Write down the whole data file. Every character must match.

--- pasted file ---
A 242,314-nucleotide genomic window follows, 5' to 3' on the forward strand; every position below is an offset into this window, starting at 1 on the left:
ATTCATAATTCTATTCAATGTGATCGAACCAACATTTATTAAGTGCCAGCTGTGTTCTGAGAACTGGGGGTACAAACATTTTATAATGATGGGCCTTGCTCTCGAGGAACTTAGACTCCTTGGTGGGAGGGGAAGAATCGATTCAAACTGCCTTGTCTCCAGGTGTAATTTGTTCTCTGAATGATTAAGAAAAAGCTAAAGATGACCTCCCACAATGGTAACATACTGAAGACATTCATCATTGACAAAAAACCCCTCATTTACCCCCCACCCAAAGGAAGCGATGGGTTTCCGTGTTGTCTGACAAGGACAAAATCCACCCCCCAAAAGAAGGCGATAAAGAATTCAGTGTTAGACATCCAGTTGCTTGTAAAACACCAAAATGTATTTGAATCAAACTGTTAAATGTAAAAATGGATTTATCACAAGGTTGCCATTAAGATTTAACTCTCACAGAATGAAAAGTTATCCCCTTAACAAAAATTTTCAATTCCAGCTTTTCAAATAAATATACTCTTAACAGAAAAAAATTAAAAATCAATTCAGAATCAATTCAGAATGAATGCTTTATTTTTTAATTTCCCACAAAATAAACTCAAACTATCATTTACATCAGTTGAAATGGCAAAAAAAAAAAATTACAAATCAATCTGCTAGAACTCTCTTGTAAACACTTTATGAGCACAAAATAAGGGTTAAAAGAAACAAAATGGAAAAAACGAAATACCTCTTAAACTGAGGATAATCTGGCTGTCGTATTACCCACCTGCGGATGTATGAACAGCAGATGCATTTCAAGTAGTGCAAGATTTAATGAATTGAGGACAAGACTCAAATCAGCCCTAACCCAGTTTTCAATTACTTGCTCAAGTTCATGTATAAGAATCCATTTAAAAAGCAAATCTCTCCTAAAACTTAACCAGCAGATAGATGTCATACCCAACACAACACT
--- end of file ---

A 242,314-nucleotide genomic window follows, 5' to 3' on the forward strand; every position below is an offset into this window, starting at 1 on the left:
ATTCATAATTCTATTCAATGTGATCGAACCAACATTTATTAAGTGCCAGCTGTGTTCTGAGAACTGGGGGTACAAACATTTTATAATGATGGGCCTTGCTCTCGAGGAACTTAGACTCCTTGGTGGGAGGGGAAGAATCGATTCAAACTGCCTTGTCTCCAGGTGTAATTTGTTCTCTGAATGATTAAGAAAAAGCTAAAGATGACCTCCCACAATGGTAACATACTGAAGACATTCATCATTGACAAAAAACCCCTCATTTACCCCCCACCCAAAGGAAGCGATGGGTTTCCGTGTTGTCTGACAAGGACAAAATCCACCCCCCAAAAGAAGGCGATAAAGAATTCAGTGTTAGACATCCAGTTGCTTGTAAAACACCAAAATGTATTTGAATCAAACTGTTAAATGTAAAAATGGATTTATCACAAGGTTGCCATTAAGATTTAACTCTCACAGAATGAAAAGTTATCCCCTTAACAAAAATTTTCAATTCCAGCTTTTCAAATAAATATACTCTTAACAGAAAAAAATTAAAAATCAATTCAGAATCAATTCAGAATGAATGCTTTATTTTTTAATTTCCCACAAAATAAACTCAAACTATCATTTACATCAGTTGAAATGGCAAAAAAAAAAAATTACAAATCAATCTGCTAGAACTCTCTTGTAAACACTTTATGAGCACAAAATAAGGGTTAAAAGAAACAAAATGGAAAAAACGAAATACCTCTTAAACTGAGGATAATCTGGCTGTCGTATTACCCACCTGCGGATGTATGAACAGCAGATGCATTTCAAGTAGTGCAAGATTTAATGAATTGAGGACAAGACTCAAATCAGCCCTAACCCAGTTTTCAATTACTTGCTCAAGTTCATGTATAAGAATCCATTTAAAAAGCAAATCTCTCCTAAAACTTAACCAGCAGATAGATGTCATACCCAACACAACACT